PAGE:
The Myth of Analysis: Three Essays in Archetypal Psychology

Couverture
Northwestern University Press, 1997 - 313 pages
In this work, acclaimed Jungian James Hillman examines the concepts of myth, insights, eros, body, and the mytheme of female inferiority, as well as the need for the freedom to imagine and to feel psychic reality. By examining these ideas, and the role they have played both in and outside of the therapeutic setting, Hillman mounts a compelling argument that, rather than locking them away in some inner asylum or subjecting them to daily self-treatment, man's "peculiarities" can become an integral part of a rich and fulfilling daily life.

Originally published by Northwestern University Press in 1972, this work had a profound impact on a nation emerging self-aware from the 1960s, as well as on the era's burgeoning feminist movement. It remains a profound critique of therapy and the psychological viewpoint, and it is one of Hillman's most important and enduring works.
 

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Table des matières

What Fathers Psyche?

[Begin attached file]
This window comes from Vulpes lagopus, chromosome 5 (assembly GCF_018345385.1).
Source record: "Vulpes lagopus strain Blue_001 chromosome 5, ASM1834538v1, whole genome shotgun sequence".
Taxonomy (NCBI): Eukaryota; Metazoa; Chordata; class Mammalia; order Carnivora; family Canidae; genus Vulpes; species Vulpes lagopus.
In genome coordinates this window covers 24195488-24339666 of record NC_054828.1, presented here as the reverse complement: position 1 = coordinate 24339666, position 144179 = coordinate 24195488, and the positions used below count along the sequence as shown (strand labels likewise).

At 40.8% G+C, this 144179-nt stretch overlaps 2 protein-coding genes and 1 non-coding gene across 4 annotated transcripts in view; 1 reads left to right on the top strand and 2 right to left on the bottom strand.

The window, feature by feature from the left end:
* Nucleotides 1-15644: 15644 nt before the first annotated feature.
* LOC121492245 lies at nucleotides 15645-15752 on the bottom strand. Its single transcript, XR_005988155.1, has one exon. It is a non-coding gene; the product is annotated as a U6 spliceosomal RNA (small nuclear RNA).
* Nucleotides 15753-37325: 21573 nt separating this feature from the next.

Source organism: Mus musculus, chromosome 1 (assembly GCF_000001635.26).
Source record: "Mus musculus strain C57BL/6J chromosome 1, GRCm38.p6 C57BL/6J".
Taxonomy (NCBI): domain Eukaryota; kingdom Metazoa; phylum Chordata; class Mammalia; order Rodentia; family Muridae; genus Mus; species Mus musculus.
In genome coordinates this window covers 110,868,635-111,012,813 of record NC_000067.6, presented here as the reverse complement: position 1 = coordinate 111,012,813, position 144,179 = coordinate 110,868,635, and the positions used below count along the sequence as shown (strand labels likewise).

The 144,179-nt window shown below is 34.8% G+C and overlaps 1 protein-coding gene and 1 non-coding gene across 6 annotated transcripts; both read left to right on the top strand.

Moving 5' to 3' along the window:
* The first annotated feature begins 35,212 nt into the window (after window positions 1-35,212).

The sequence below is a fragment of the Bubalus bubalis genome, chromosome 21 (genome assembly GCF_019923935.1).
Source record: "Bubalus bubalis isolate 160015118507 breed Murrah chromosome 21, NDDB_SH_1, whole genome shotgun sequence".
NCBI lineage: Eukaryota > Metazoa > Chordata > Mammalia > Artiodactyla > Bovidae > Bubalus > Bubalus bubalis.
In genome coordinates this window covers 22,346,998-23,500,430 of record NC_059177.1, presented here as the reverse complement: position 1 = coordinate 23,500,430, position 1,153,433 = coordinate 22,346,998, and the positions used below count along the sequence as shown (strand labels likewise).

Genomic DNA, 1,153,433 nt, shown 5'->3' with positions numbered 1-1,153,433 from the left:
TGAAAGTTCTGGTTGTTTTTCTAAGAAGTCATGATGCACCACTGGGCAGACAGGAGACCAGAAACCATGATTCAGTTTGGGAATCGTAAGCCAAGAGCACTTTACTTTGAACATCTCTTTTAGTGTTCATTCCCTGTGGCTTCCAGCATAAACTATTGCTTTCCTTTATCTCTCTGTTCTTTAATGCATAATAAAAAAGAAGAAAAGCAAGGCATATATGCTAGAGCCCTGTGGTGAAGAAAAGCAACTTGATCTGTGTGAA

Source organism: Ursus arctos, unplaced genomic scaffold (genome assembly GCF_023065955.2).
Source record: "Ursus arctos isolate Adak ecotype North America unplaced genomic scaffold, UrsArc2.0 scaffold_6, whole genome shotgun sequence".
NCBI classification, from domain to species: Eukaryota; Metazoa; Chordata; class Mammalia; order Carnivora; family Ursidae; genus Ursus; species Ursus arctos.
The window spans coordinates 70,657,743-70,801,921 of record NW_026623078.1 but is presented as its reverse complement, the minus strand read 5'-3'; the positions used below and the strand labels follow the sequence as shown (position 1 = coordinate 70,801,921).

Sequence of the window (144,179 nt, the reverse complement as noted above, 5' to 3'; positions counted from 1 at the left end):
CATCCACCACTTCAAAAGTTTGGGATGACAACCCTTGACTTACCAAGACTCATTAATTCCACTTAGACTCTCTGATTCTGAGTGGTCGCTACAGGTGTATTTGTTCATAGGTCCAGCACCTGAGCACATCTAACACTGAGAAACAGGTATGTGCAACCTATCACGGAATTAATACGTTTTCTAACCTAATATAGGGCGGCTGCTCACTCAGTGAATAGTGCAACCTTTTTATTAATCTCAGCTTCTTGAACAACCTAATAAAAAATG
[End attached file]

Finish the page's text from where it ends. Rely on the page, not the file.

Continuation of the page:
11
Creation of Soul
19
Notions of Creativity
28
An Archetypal Basis for the Notions of Creativity
40
Anima and Psyche
49
Eros
61
Socratic Eros
72
PsycheEros in Felt Experience
79
1 Toward
183
2 Myth and Mental
190
A Speech of the Soul
205
The Abysmal Side of Bodily Man
215
Female Seed
225
WhiteRed
231
Galen
237
On the Physiological FeebleMindedness of Woman
243

The Suffering of Impossible Love
92
Transference
107
Two Ways of Description
117
A Brief Case History
123
Sexualwissenschaft
140
Mind Head
148
A First Summary
154
A Multiplicity of Souls
164
Hysteria
251
Dionysus and Bisexual Consciousness
258
The Mistaken Dionysus
266
Reentering Dionysian Consciousness
281
The End of Analysis
287
Subject Index
299
Index of Proper and Mythological Names
307
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À propos de l'auteur (1997)

James Hillman (April 12, 1926 – October 27, 2011) was an American psychologist. He studied at, and then guided studies for, the C.G. Jung Institute in Zurich, founded a movement toward archetypal psychology and retired into private practice, writing and traveling to lecture, until his death at his home in Connecticut on October 27, 2011.

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